Many (most) sales people I spoke to did a ‘finger in the air’ assessment of my home’s suitability for a pump – often merely one or two questions over the phone, but because I believe a small difference in performance of a heating system or a house’s insulation levels can make quite a substantial difference to it’s heating demand, I tend to think such rough guides are insufficient. It is not particularly difficult to work out heat losses room by room using free online calculation software. This will not only give you an overall figure for the home’s heating demand but will also help you work out exactly what size radiators or UFH output you need per room. For those not keen to go to such lengths themselves I would recommend finding an ASHP company willing to do and supply you with such detailed calculations, and not just guess. I have to say that on this score I was impressed by Husky Heat Pumps. They have their own software to make exactly these calculations and advise you accordingly.

It is often said that a heat pump can not heat old, less well insulated properties and that they are suitable only for new builds. Personally I do not think this is quite true. The two factors that need careful consideration are that the heat pump is 1) Capable of delivering sufficient heat to meet the house's demand, and 2) That the distribution system (UFH or radiators) can keep the house warm using the low water temperatures needed to allow the pump to run efficiently.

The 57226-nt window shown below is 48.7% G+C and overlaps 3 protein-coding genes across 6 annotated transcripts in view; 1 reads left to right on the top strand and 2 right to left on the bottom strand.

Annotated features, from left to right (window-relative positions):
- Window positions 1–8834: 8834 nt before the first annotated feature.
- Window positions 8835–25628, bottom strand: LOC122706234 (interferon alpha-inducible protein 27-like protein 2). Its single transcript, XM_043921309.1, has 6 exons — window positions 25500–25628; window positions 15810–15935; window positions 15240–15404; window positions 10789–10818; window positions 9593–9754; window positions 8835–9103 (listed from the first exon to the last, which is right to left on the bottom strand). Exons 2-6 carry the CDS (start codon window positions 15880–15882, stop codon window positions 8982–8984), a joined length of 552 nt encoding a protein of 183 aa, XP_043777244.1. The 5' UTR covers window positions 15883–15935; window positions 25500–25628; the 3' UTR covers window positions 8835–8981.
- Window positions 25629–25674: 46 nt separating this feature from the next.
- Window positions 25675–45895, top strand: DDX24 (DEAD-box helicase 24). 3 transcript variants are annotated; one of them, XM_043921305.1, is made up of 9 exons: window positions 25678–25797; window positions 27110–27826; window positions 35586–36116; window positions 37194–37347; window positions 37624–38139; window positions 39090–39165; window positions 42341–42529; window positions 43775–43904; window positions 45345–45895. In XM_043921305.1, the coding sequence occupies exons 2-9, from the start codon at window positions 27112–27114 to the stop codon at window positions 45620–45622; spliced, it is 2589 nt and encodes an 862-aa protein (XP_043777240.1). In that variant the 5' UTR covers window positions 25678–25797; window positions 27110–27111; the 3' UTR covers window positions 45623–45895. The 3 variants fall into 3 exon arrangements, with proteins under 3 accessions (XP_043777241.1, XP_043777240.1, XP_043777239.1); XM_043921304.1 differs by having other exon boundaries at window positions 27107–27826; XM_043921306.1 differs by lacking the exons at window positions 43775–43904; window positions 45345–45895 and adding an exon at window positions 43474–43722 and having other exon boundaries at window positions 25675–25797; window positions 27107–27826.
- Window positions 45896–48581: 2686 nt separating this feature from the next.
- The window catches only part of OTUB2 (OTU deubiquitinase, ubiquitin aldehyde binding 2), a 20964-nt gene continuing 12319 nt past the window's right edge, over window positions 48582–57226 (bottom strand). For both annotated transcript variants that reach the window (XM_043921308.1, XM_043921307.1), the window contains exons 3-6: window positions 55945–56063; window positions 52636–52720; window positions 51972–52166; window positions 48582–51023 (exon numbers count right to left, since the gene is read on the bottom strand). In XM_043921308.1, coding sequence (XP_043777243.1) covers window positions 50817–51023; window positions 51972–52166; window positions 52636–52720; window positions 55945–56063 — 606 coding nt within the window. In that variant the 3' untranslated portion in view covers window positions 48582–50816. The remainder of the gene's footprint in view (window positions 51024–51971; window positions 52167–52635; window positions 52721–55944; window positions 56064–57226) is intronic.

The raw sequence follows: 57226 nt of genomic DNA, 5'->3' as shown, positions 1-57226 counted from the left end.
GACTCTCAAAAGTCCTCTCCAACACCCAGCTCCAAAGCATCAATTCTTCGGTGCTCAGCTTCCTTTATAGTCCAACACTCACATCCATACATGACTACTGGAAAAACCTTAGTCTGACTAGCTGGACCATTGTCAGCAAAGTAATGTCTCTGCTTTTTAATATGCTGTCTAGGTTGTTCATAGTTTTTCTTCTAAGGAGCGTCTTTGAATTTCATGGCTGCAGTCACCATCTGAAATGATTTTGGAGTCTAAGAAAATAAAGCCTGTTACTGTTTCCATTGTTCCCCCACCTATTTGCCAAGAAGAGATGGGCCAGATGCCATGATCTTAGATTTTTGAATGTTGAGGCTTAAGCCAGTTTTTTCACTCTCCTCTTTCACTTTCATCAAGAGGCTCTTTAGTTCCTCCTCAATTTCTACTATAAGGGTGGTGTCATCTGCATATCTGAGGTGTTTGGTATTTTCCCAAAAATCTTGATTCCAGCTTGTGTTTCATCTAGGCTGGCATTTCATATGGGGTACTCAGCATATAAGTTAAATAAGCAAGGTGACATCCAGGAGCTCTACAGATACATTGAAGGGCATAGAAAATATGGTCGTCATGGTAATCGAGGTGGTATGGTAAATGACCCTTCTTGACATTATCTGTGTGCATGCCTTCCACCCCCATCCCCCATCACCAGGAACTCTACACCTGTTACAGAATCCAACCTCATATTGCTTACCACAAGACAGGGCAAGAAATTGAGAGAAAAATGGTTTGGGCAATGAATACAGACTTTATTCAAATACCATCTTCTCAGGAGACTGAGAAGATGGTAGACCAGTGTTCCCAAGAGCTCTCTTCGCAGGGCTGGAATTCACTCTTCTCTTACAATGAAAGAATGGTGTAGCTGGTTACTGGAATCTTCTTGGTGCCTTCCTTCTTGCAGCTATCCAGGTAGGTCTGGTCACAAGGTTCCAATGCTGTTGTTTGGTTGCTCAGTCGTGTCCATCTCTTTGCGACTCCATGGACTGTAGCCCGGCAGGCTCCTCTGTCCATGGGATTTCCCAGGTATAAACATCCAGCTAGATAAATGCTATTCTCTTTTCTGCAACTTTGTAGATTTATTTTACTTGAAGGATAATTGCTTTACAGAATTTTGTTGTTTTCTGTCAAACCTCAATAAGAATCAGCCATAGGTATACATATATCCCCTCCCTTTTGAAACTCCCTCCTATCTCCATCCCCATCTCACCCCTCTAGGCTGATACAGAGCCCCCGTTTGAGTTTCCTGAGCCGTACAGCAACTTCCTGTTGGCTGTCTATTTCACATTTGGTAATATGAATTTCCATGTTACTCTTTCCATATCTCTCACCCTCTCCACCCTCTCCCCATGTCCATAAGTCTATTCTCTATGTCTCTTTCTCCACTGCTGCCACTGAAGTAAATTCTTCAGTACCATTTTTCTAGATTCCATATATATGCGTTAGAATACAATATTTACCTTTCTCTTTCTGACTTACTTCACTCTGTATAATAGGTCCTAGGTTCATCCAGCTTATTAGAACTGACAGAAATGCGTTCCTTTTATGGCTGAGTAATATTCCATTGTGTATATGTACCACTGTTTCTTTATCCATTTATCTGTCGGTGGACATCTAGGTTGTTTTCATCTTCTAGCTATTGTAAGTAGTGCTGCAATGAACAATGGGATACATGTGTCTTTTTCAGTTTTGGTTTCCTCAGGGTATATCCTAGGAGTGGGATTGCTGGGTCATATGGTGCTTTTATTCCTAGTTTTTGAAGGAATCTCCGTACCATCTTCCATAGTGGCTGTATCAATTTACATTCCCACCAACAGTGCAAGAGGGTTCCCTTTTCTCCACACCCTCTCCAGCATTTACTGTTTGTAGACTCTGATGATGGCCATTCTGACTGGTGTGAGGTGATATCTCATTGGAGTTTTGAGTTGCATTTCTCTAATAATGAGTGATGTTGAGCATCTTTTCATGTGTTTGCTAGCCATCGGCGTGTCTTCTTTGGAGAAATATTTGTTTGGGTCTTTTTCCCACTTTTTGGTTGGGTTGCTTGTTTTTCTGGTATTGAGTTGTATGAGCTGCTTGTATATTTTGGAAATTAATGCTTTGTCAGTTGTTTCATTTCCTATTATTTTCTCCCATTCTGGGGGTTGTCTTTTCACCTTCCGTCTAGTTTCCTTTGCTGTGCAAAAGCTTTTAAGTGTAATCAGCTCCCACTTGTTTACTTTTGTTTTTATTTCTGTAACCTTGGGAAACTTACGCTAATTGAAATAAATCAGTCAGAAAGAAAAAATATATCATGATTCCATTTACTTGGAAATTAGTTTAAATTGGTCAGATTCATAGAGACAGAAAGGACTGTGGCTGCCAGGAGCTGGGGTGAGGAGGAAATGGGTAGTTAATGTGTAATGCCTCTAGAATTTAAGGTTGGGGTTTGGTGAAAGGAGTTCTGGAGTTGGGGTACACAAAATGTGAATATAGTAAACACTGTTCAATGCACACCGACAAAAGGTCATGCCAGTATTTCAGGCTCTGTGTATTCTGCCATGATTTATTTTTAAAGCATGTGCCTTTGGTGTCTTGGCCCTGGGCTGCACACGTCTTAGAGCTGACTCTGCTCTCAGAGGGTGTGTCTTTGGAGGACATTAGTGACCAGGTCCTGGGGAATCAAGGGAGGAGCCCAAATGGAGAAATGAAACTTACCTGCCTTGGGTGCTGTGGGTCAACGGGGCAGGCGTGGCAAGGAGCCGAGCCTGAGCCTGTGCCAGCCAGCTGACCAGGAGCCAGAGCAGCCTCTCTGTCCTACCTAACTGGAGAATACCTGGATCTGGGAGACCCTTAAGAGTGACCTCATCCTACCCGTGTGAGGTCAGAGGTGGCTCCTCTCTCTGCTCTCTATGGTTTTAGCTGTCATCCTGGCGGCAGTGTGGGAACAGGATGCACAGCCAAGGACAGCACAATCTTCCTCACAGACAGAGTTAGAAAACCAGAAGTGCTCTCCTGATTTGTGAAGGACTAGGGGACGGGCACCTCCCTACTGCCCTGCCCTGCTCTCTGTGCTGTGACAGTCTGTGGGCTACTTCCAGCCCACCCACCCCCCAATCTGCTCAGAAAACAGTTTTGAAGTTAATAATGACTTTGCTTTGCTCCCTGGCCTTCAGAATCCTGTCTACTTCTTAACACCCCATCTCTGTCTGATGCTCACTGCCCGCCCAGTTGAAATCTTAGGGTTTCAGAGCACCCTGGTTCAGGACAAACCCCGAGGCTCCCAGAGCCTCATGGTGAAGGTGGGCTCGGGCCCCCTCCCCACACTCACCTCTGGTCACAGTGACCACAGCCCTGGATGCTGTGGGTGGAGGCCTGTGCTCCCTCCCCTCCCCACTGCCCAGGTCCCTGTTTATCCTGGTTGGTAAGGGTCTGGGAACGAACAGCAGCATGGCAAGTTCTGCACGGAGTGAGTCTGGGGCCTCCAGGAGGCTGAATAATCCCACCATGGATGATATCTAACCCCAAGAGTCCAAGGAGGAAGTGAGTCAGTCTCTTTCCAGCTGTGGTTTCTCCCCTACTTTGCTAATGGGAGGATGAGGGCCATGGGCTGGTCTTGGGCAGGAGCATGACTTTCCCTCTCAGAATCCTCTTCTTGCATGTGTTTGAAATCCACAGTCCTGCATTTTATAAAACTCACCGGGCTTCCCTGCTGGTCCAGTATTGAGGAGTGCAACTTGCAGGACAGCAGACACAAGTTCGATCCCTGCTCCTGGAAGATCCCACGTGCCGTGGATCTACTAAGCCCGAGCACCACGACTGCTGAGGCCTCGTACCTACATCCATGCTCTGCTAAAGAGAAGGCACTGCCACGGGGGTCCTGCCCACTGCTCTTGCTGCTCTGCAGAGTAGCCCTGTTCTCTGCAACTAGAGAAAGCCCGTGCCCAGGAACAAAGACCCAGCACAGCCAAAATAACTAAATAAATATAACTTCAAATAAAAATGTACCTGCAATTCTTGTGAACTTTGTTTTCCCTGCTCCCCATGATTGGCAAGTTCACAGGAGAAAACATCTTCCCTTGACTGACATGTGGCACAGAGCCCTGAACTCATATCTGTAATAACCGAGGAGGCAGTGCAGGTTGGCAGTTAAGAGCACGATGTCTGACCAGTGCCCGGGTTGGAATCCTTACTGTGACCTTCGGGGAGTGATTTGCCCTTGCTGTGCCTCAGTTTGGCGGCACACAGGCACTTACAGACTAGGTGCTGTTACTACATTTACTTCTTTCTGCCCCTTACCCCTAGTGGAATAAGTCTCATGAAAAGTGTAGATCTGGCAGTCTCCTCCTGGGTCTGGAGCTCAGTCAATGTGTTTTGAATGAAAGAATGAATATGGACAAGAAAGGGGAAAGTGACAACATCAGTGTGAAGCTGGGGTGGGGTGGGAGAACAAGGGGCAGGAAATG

True, an inefficient property will use a lot of electricity to run the pump(s) but it would also demand a lot of oil to be burned too. Provided the pump system is designed correctly there is no reason you should not still see savings.

None the less, the bottom line for those of you, like me, with an old house is that it will undoubtedly be advantageous to make some improvements to your home’s insulation levels before installing a heat pump. Chances are that it will also be necessary to buy larger radiators or if, like me, you are undertaking major works, install underfloor heating.

I concluded that the sensible approach was not to hand money over to eager heat pump salesmen, but to spend my money on improving my home’s efficiency. I figured that if I improved the home’s efficiency then whatever I later used to heat my home, be it an oil boiler or a heat pump, I would need less of it so I could not lose. Once I had improved the home as best as I feasibly could I would then do the calculations to see if I thought a heat pump could the heat it efficiently. I was undertaking major extension and building works on my home anyway, so for me it was the perfect time to consider insulation levels, draught proofing and UFH installation. All those articles are available via the main menu.

© Christopher Thompson